Does anyone have any experience with playing Club Baseball at a large D1 school. For those not quite good enough the school team, is this a good experience? How organized are these things? Is there any school support? What kind of cost is incurred?
All I know about club ball is I’ve heard it can really vary by college.
Wow...didn't realize it was this organized. I wonder how the level of play is...comparable to D3 maybe?
I know at UCSB it's pretty organized, with trips to Vegas and SFO. Son's friend there loves it, and would have been a strong D3 player. BUT, I have also heard it's a school to school thing, as far as support and organization.
My son's friend plays. It is a lot more organized that I would have expected. They go to FL for their spring trip....play 6 games in 4 days. They do fundraisers and have some sponsorship. He paid $300 and that covers everything, including hotels for the spring trip and all of their away weekends. I've seen a few games....the pitching seems to be the week spot, though I'm guessing it's likely because they just show up and throw...and likely don't do much throwing during their off days like you would on a normal team.
Hard to say, How comparable it is to a D3. Both Club and D3 talent can vary so widely. Some club teams have a professional coach, others are ran by the students themselves. There are also different level of play in club ball. Club Ball I believe is divided into Div 1 and Div 2.
So talent may vary between levels. Ohio State has teams in both the Div1 and Div2 levels.
D3 talent is also widely spread out. My son was a strong D3 pitcher and many of the players in his men league played Club ball. Some of them are very good others not so good. He does well against the teams he pitches against.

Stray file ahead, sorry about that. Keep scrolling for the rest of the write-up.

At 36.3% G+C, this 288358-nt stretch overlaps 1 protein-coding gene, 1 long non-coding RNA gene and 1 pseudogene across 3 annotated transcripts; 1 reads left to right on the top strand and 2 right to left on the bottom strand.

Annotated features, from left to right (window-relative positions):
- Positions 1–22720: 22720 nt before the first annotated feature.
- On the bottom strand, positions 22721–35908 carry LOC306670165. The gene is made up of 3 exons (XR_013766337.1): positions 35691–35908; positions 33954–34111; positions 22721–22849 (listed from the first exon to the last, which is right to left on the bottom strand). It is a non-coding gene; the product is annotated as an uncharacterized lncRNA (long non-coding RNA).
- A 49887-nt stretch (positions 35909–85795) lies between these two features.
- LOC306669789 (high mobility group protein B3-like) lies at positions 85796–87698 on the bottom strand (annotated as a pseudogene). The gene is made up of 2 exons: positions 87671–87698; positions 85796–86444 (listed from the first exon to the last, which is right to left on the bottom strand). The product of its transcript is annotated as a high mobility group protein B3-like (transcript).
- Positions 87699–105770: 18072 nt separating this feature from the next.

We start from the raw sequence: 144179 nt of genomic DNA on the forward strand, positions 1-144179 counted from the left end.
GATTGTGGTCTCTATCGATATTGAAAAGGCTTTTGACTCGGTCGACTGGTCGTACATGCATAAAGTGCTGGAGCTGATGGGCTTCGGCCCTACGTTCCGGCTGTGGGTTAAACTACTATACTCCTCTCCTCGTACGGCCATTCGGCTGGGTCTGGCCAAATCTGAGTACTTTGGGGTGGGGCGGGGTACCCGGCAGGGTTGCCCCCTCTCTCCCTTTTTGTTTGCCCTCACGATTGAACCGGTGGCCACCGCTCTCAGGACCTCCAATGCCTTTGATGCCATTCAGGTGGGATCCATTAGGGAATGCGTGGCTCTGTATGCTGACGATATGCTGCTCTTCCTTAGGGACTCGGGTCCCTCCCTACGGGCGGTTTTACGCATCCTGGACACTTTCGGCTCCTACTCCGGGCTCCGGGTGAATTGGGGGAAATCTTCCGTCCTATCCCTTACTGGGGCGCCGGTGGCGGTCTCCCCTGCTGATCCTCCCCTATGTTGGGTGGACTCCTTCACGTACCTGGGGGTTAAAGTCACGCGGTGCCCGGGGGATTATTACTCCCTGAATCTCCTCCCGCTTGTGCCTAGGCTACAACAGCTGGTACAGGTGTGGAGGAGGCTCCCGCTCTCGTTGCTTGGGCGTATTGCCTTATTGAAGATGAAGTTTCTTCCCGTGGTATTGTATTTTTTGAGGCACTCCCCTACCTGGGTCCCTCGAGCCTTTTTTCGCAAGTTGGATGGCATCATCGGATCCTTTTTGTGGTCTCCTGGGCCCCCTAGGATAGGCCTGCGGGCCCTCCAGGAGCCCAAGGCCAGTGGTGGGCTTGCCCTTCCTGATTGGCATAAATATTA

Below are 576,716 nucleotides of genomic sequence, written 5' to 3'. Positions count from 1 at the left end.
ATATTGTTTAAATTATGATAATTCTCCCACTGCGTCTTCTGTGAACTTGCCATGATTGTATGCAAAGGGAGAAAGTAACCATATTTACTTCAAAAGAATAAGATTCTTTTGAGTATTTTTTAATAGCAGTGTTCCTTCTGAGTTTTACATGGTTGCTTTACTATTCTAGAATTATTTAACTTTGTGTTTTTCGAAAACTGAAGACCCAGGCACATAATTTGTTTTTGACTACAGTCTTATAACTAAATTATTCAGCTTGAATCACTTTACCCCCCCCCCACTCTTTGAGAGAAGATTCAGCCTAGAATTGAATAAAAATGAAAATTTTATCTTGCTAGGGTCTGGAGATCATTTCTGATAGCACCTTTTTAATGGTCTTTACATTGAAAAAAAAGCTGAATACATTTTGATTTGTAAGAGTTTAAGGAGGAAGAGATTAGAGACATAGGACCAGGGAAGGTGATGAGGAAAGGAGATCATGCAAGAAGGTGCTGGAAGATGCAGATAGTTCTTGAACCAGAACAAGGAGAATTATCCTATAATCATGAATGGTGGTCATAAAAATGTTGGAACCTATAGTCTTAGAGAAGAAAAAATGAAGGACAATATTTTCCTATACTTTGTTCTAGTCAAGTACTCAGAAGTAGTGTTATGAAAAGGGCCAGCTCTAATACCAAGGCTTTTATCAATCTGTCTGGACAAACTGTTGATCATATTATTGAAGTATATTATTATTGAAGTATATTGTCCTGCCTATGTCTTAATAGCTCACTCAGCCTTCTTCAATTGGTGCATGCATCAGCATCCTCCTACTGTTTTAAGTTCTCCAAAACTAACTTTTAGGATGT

This does vary quite a bit from school to school, as others have said. As far as support from the school, some provide access to some equipment and facilities. Some don't. Some will provide some visibility and organization via school website (not the athletic site). Some don't. The big difference is time commitment. Most club teams don't practice and work out nearly as regularly as D3 (or any other level) teams. There is typically a wider range of player abilities on a club team. Often, they are run by students.
Once in a while, you'll get a few good players who could have played for the school team but didn't for a variety of reasons. But, usually, it is lesser talented/skilled players.
I've worked exhibition games between decent D3s and decent D1 club baseball teams. I would say that they are about on par with each other.
I can only say from the boys I know playing club vs the boys I know playing D3 it wouldn't be real close. the better ones are all playing D3 and they are playing almost year round, lifting, practice time etc.
One buddy of ours is club pitcher at big state SEC school. he was legit high academic D1 recruit, had offers from several Patriot schools. He is dominating club pitcher but come summer time when the guys from real programs are there, he is not sharp like you need to be.
I was reviewing OSU's D2 schedule. They played a D3 SUNY-Canton in Florida and lost.
My sons old school, a D3, also played SUNY-Canton, 2 days earlier and won.
It is a small sample size so it does not mean anything.
Looking at OSU's D1 Roster, many are D3 transfers. Capitol, John Carroll, and Adrian to name a few. I did not take the time to see how much playing time these players received at their D3.
They did have a player drop down from OSU's Varsity team. I am not sure if he was a walk-on or ever on the roster.
CMU (Carnegie Mellon)has a club team. They have a non student coach. I do not know if he is paid.
I only have anecdotal evidence based on the kids I know but it seems to agree with most of the posts above. I know a lot of kids that are playing D3. All were very good HS varsity players. The vast majority of those received some sort of HS accolades All-Conference, All-Area, and one was All-State. The kids who are playing club ball at big universities were good HS varsity players but not more than that.